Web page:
Russia Says Leak Prompts Postponement of Gold Sale


"Analysts had initially been a little skeptical of the sale plans. . ."

The Russian government said on Tuesday it had postponed its plans to sell up to 50 tons of gold this year, after information about the sale was leaked to the market. But the gold market failed to react.

"Due to the leak of the information, the sale in the reported period and in the reported form will not take place," deputy head of the government agent for precious metals sales, Almazjuvelirexport (Almaz), Sergei Gorny, told Reuters.

He declined to sell when the sale may take place.

On Friday sources told Reuters the government planned to sell 20–50 tons of gold—worth up to $1.7 billion at current prices—to help plug a budget deficit in the first major sale since the fall of the Soviet Union.

The sales from Russia's State Precious Metals and Gems Repository (Gokhran) could account for 0.5% to 1.25% of global consumption of the metal, which soared in price to a record of $1,070.40 per ounce on Oct. 14.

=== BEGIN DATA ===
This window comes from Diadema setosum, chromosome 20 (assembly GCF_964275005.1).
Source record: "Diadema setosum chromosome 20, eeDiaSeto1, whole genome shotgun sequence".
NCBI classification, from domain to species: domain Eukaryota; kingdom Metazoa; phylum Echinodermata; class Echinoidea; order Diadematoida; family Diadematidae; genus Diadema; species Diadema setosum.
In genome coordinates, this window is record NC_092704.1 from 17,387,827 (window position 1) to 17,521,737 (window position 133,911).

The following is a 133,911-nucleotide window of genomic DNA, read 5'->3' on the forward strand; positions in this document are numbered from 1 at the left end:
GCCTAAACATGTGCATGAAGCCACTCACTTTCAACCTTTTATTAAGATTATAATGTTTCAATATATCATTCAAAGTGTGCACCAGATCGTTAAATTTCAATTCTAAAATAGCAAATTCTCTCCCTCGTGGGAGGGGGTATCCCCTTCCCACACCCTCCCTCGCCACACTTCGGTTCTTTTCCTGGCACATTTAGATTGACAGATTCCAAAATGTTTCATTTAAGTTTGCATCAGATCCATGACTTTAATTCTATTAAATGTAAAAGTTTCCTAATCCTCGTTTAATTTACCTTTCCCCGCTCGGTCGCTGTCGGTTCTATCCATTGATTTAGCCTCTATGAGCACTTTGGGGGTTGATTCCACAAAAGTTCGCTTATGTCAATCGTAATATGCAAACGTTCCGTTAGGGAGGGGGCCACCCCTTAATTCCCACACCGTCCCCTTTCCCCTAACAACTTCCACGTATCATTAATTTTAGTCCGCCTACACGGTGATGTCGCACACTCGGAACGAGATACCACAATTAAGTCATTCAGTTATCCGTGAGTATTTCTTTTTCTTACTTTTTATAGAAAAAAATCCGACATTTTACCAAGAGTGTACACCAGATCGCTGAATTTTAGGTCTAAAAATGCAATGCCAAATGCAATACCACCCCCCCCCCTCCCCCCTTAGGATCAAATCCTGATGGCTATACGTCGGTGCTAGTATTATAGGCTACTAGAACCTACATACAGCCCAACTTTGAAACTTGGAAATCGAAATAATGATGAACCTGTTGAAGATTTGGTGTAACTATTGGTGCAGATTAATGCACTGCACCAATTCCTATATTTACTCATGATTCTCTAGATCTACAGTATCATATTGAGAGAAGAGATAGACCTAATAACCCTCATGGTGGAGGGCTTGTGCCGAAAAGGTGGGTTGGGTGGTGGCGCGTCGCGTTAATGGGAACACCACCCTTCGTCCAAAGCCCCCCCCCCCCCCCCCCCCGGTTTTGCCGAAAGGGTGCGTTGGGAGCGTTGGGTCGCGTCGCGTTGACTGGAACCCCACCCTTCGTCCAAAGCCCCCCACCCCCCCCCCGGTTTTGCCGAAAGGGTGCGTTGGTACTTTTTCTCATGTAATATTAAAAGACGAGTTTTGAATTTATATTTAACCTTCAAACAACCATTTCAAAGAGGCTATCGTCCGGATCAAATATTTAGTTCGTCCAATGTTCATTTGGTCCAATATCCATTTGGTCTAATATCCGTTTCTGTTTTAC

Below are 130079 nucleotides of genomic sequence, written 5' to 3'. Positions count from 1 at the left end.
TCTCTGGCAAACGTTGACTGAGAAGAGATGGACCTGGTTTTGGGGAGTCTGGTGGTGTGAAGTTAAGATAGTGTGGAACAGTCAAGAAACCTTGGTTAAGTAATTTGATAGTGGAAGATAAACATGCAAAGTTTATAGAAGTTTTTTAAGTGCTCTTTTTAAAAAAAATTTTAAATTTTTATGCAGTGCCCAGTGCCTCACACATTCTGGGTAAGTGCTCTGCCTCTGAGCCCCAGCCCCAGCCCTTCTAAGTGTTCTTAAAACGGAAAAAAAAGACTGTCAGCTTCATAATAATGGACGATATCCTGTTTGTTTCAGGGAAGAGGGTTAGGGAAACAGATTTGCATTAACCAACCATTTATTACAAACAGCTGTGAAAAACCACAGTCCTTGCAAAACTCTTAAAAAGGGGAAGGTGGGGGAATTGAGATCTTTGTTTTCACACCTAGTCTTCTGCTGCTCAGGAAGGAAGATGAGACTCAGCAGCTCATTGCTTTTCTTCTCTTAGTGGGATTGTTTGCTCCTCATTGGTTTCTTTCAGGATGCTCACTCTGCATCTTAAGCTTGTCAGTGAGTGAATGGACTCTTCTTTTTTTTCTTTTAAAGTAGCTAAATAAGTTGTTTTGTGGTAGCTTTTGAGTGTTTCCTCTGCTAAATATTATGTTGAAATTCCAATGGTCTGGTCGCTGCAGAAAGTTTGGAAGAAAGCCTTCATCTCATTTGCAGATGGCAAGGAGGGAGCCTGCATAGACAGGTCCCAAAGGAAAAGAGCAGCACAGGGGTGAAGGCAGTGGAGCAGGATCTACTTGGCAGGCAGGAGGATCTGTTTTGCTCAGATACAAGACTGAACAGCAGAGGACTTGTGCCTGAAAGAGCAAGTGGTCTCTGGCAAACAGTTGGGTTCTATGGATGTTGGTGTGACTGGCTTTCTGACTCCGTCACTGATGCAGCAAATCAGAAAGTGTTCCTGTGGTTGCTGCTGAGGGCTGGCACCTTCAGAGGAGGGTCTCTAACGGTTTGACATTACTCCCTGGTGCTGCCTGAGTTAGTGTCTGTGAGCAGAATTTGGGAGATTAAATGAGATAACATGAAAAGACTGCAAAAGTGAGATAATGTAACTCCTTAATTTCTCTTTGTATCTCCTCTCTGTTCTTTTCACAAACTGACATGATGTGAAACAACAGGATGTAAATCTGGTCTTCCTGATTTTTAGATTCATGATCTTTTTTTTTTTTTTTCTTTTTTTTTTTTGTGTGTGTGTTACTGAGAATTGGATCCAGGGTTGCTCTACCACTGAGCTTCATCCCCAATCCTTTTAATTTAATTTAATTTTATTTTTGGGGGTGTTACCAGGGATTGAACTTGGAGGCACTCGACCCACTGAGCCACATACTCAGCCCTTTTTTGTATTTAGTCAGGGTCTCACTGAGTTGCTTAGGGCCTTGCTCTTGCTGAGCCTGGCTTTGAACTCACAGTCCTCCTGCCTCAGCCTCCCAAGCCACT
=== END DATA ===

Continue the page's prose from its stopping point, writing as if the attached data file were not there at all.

Gokhran, which traces its history to a decree by Tsar Peter the Great in 1719, holds the Russian state's stocks of precious metals such as gold and palladium and gems such as diamonds.

Gold prices were practically unmoved by the postponement, hovering around $1,040 per ounce on Tuesday.

"I think generally the market didn't expect them to sell, so this shouldn't have too much of an influence on the market," a European gold trader said.

Analysts had initially been a little skeptical of the sale plans, which come at a time when Russian central bank has been steadily increasing the share of gold—seen as a safe haven in times of turmoil—in its reserves.

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